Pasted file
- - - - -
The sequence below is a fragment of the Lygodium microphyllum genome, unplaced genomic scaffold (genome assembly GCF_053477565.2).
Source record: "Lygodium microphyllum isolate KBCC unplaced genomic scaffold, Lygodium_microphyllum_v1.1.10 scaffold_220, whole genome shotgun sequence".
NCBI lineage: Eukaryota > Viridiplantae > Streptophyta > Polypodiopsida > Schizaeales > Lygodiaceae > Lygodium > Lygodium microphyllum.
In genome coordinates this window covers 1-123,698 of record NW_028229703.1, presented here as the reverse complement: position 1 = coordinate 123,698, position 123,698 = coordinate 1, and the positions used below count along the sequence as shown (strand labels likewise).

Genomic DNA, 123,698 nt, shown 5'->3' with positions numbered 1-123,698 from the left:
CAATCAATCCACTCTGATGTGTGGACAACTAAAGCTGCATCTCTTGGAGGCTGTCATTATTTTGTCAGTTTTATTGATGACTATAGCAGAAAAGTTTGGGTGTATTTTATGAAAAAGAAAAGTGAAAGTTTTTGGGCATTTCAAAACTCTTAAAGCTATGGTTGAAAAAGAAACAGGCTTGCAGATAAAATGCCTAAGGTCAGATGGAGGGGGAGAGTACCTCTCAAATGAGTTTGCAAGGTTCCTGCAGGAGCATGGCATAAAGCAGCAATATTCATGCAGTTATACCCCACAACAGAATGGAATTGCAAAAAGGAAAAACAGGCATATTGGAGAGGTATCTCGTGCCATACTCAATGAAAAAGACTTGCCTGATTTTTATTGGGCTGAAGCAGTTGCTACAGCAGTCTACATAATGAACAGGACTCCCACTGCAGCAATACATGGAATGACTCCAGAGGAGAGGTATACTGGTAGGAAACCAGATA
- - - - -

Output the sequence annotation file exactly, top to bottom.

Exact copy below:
The sequence below is a fragment of the Lygodium microphyllum genome, unplaced genomic scaffold (genome assembly GCF_053477565.2).
Source record: "Lygodium microphyllum isolate KBCC unplaced genomic scaffold, Lygodium_microphyllum_v1.1.10 scaffold_220, whole genome shotgun sequence".
NCBI lineage: Eukaryota > Viridiplantae > Streptophyta > Polypodiopsida > Schizaeales > Lygodiaceae > Lygodium > Lygodium microphyllum.
In genome coordinates this window covers 1-123,698 of record NW_028229703.1, presented here as the reverse complement: position 1 = coordinate 123,698, position 123,698 = coordinate 1, and the positions used below count along the sequence as shown (strand labels likewise).

Genomic DNA, 123,698 nt, shown 5'->3' with positions numbered 1-123,698 from the left:
CAATCAATCCACTCTGATGTGTGGACAACTAAAGCTGCATCTCTTGGAGGCTGTCATTATTTTGTCAGTTTTATTGATGACTATAGCAGAAAAGTTTGGGTGTATTTTATGAAAAAGAAAAGTGAAAGTTTTTGGGCATTTCAAAACTCTTAAAGCTATGGTTGAAAAAGAAACAGGCTTGCAGATAAAATGCCTAAGGTCAGATGGAGGGGGAGAGTACCTCTCAAATGAGTTTGCAAGGTTCCTGCAGGAGCATGGCATAAAGCAGCAATATTCATGCAGTTATACCCCACAACAGAATGGAATTGCAAAAAGGAAAAACAGGCATATTGGAGAGGTATCTCGTGCCATACTCAATGAAAAAGACTTGCCTGATTTTTATTGGGCTGAAGCAGTTGCTACAGCAGTCTACATAATGAACAGGACTCCCACTGCAGCAATACATGGAATGACTCCAGAGGAGAGGTATACTGGTAGGAAACCAGATA